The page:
Josh Johnson

Ailey II dancer Josh Johnson spends most of the year touring the United States, performing in Ailey’s modern repertory virtually every night, rehearsing during the days, and subsisting on an unholy mix of backstage catering, Applebee’s, and Outback Steakhouse. When Johnson is back in New York, you can find him cooking up a storm in his Harlem apartment. Reached by phone at home on a rare night off, the 21-year-old San Fernando, California, native is busy making Cornish hens and scalloped potatoes-enough to last the week. “I get home-cooked meals if I cook them,” Johnson explains ruefully. Not that he regrets the move that brought him to New York in 2005 as a fellowship student at the Ailey School. Transitioning from student to apprentice to company member were big leaps. “I felt like I blossomed into a performer. It forces you to be on your game,” he says. And his game is a serious one. The repertory is very eclectic and includes movements constructed by Alvin Ailey and other choreographers which incorporate everything from ballet to jazz. Johnson needs to reach a “meditative state” in order to perform. “I’d rather the audience come into what we’re doing than make it like a circus,” he says. “Dance is a lot more sacred than that.”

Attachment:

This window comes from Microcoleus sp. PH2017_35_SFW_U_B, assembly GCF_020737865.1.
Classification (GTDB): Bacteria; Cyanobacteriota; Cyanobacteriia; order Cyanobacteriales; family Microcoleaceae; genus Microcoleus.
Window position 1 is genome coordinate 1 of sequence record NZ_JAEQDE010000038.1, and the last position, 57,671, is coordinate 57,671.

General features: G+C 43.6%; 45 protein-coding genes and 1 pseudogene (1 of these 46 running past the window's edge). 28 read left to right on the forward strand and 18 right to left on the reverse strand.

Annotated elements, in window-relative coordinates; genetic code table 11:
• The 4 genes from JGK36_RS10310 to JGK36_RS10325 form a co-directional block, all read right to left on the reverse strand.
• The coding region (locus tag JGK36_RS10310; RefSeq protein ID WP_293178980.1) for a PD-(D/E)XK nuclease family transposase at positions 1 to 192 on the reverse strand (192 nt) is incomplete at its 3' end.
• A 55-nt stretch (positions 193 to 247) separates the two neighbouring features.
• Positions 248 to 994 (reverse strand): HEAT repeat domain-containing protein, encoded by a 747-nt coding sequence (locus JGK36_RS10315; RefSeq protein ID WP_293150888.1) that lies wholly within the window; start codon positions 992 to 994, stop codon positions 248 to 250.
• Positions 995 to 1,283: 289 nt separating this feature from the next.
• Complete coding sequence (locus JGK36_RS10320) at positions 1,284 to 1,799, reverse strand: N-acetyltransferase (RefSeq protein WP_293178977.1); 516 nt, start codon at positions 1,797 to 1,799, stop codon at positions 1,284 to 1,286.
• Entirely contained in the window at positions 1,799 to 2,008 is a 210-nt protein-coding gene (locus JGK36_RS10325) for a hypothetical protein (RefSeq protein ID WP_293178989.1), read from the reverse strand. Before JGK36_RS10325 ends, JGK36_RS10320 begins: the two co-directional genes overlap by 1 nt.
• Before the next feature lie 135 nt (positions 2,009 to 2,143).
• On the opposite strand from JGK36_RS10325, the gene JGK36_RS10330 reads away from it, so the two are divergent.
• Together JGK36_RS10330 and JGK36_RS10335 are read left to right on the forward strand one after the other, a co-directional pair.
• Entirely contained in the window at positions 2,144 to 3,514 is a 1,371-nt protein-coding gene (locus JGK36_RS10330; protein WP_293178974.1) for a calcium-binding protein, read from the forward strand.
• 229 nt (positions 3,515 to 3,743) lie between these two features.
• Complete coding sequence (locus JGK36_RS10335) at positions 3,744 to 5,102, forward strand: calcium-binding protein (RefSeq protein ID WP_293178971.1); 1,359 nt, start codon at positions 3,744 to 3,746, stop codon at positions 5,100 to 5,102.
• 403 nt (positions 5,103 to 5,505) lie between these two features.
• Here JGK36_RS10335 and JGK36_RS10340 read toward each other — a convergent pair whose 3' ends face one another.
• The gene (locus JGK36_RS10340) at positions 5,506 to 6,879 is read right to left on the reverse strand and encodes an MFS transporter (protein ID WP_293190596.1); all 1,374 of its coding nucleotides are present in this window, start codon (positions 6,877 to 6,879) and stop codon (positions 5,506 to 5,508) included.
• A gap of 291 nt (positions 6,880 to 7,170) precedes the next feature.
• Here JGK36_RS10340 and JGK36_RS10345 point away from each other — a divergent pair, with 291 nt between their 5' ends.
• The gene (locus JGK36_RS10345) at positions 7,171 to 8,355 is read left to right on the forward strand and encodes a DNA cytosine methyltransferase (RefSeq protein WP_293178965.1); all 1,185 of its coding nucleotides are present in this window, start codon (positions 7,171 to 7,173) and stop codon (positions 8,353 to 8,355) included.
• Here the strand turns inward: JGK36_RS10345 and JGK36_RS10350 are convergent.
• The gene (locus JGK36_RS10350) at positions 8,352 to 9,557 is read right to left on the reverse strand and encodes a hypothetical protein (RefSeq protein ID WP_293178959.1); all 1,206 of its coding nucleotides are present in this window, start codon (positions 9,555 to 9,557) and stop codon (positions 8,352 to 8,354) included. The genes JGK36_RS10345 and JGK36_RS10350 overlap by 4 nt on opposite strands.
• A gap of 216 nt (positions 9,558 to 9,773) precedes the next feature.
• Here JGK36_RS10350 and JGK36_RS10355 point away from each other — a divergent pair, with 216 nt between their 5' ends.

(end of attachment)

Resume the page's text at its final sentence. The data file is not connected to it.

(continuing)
Yasmine Fequiere

For most of 2008, Yasmine Fequiere has been in Beijing, teaching the students at the Top Artists Complex at Chengtian Entertainment the rigors of hip-hop dance. And that does not mean booty-shaking on the top of a car. According to the 25-year-old, Long Island-bred Fequiere, “Chicks gyrating isn’t dance.” Rather, real hip-hop dance, as it’s taught through the Hip-Hop Dance Conservatory in Manhattan, where she is a teacher, consists of elements such as locking, popping, waving, and gliding. “It’s a wake-up call for how far the culture has spread,” Fequiere says of her Chinese students’ interest in hip-hop. A jack-of-all-trades dancer from the age of 7, Fequiere excelled in everything from jazz to ballet but found her niche in high school when a friend told her about the Conservatory’s sister company, BLADE Academy, of which she is now executive director. Until that moment, she had been in her basement copying Janet Jackson’s moves with her cousin. “I knew I liked it,” Fequiere says, “but I didn’t know you could study it.” BLADE and its partners are pretty much the only places you can study hip-hop dance, and Fequiere has made it her mission to spread the word, as it was done in the Bronx in the ’70s by hip-hop dance’s founders-people like Mr. Wiggles and Ana “Rockafella” Garcia. “It has its own history,” Fequiere says. “It’s an art form, like jazz and modern. I want it to be respected the same way the classical forms are.”